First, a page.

Revelers filled the streets in San Francisco's predominately gay Castro District. Enrique Chavez of Alameda waved his giant American flag on a hot pink pole, eliciting honks from passing cars while yelling, "We got it!"

Asked why he brought the flag as a symbol of this day, Chavez replied, "I get to believe in my country again."

For Leo Gkimisis, who originally is from Greece and has lived in San Francisco for five years, the rulings mean a world of new possibilities for many of his friends: bi-national gay couples who have been forced to live in separate countries because their marriages are not legally recognized in the U.S.

"Many people have to decide whether to move away with their loved one or live here and pay the consequences," said Gkimisis, who has seen at least three couples torn apart by various visa and green card issues when one was forced back to Latin America, Europe and Canada. "Now they have the opportunity to come back if they want to."

"They said we couldn't get married until pigs fly," said 28-year-old Safiya Delaney, wearing a pig hat that flaps its wings when she pulls on a string. "Well, the pigs are flying today."

House Minority Leader Nancy Pelosi, D-San Francisco, issued a statement saying the Supreme Court "bent the arc of history once again toward justice."

"Soon, the federal government will no longer discriminate against any family legally married in the United States. California will join 12 other states and the District of Columbia in recognizing the fundamental rights of all families. Our country will move one step closer to securing equal protection for all of our citizens," she said. "Nearly 44 years to the day after the Stonewall Riots turned the nation's attention to discrimination against LGBT Americans, the fight for equal rights took a giant step forward."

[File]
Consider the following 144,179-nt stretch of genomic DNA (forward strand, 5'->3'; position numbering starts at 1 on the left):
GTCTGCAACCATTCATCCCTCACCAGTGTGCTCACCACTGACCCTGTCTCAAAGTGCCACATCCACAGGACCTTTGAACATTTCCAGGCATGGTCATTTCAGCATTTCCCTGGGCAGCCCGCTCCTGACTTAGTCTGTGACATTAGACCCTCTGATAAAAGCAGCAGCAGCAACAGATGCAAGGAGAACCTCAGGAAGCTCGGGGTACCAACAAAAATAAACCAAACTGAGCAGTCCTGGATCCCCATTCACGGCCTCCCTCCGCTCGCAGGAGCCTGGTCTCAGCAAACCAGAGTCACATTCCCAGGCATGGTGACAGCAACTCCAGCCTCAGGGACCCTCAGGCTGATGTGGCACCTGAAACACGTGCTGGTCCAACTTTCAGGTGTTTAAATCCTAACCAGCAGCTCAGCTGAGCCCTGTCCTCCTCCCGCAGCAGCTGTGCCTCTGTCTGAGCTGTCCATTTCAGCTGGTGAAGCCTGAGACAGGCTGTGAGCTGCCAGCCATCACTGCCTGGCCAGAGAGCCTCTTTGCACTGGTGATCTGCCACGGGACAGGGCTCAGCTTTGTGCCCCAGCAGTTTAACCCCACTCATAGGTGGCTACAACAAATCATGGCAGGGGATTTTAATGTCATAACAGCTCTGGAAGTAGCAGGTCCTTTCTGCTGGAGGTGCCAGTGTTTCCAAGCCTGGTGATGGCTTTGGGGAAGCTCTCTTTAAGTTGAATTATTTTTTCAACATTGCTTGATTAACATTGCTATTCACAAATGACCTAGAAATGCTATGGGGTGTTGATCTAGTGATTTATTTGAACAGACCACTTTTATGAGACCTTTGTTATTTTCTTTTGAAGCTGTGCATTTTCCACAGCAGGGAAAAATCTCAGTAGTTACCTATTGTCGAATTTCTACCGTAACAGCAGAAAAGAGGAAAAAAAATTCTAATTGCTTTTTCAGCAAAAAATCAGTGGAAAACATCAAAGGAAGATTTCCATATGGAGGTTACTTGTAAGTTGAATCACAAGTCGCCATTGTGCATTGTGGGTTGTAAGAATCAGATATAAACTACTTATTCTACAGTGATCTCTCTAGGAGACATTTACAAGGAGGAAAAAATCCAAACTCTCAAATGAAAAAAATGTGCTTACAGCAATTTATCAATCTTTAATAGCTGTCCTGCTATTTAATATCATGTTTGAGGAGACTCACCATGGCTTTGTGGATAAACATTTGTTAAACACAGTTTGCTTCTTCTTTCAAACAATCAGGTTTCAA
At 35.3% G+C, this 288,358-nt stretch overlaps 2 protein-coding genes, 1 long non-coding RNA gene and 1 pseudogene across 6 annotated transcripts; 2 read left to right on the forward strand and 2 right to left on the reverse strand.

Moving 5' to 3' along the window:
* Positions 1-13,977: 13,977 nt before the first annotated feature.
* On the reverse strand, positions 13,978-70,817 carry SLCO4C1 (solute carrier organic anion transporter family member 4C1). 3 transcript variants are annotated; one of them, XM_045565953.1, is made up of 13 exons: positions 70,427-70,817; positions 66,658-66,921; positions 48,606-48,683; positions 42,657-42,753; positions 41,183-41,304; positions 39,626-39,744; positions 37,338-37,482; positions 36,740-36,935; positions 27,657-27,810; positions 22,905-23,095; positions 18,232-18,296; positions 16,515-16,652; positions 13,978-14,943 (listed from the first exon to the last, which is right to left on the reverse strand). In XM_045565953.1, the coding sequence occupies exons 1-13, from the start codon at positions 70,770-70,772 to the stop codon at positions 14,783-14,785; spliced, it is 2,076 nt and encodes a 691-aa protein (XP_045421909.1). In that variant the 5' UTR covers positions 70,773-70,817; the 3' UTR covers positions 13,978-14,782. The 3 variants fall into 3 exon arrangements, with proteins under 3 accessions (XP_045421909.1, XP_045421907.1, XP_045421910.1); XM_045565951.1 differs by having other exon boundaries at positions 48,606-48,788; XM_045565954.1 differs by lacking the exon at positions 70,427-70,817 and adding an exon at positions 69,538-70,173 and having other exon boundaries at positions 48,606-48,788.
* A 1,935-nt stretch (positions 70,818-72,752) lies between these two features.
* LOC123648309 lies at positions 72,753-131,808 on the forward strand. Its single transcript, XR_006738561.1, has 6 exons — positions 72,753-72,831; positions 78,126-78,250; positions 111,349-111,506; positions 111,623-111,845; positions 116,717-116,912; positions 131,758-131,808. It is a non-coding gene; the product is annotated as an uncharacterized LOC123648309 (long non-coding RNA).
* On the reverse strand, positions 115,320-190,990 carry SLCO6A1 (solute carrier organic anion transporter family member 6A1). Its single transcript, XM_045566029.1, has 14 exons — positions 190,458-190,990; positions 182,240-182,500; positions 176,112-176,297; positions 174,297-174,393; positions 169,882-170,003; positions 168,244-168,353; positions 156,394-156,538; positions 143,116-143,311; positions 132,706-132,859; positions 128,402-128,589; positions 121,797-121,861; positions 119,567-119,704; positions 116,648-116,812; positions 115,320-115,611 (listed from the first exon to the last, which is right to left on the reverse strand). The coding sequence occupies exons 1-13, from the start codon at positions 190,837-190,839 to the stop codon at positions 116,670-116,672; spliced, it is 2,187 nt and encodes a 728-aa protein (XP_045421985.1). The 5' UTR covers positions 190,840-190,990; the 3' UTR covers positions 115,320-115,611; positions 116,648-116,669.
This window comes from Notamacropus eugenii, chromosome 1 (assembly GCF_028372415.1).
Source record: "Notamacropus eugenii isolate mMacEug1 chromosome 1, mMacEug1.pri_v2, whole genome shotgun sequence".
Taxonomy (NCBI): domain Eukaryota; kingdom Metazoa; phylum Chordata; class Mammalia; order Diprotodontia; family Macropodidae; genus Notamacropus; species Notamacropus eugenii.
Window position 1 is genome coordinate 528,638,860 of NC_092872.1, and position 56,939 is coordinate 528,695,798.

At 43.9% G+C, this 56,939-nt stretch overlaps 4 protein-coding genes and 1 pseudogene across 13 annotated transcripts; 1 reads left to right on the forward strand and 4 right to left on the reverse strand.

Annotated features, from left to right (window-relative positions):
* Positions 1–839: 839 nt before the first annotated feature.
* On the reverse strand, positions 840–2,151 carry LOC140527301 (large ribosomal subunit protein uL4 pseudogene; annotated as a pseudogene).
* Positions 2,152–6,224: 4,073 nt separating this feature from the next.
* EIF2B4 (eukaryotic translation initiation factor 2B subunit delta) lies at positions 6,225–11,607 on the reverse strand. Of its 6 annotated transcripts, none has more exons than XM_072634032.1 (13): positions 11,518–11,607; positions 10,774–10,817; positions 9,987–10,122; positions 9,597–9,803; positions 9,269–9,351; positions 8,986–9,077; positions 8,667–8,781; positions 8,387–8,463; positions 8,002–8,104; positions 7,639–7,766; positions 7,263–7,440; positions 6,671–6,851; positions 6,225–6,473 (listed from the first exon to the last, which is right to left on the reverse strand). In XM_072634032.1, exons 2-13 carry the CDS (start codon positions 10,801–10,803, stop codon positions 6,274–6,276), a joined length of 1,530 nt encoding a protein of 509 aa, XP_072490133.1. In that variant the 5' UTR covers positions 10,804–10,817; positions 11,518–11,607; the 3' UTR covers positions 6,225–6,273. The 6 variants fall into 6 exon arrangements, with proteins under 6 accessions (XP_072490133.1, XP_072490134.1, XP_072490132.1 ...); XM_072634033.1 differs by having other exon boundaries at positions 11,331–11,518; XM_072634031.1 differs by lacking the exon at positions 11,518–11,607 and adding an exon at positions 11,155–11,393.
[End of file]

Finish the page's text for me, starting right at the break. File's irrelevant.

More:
San Francisco police Chief Greg Suhr said his department is fully staffed for this weekend's Pride celebration, expecting even bigger crowds given today's rulings and on the lookout for any potential clashes with gay-marriage opponents.

"We want to do everything in our power to make sure no one does anything that spoils it for anyone else," Suhr said. "If anything, this is a day you'd want to be on duty in San Francisco."

In San Jose, Santa Clara County Supervisor Ken Yeager -- the first openly gay person ever elected to an office in the county -- said he's "thrilled with what happened, but we still have a ways to go."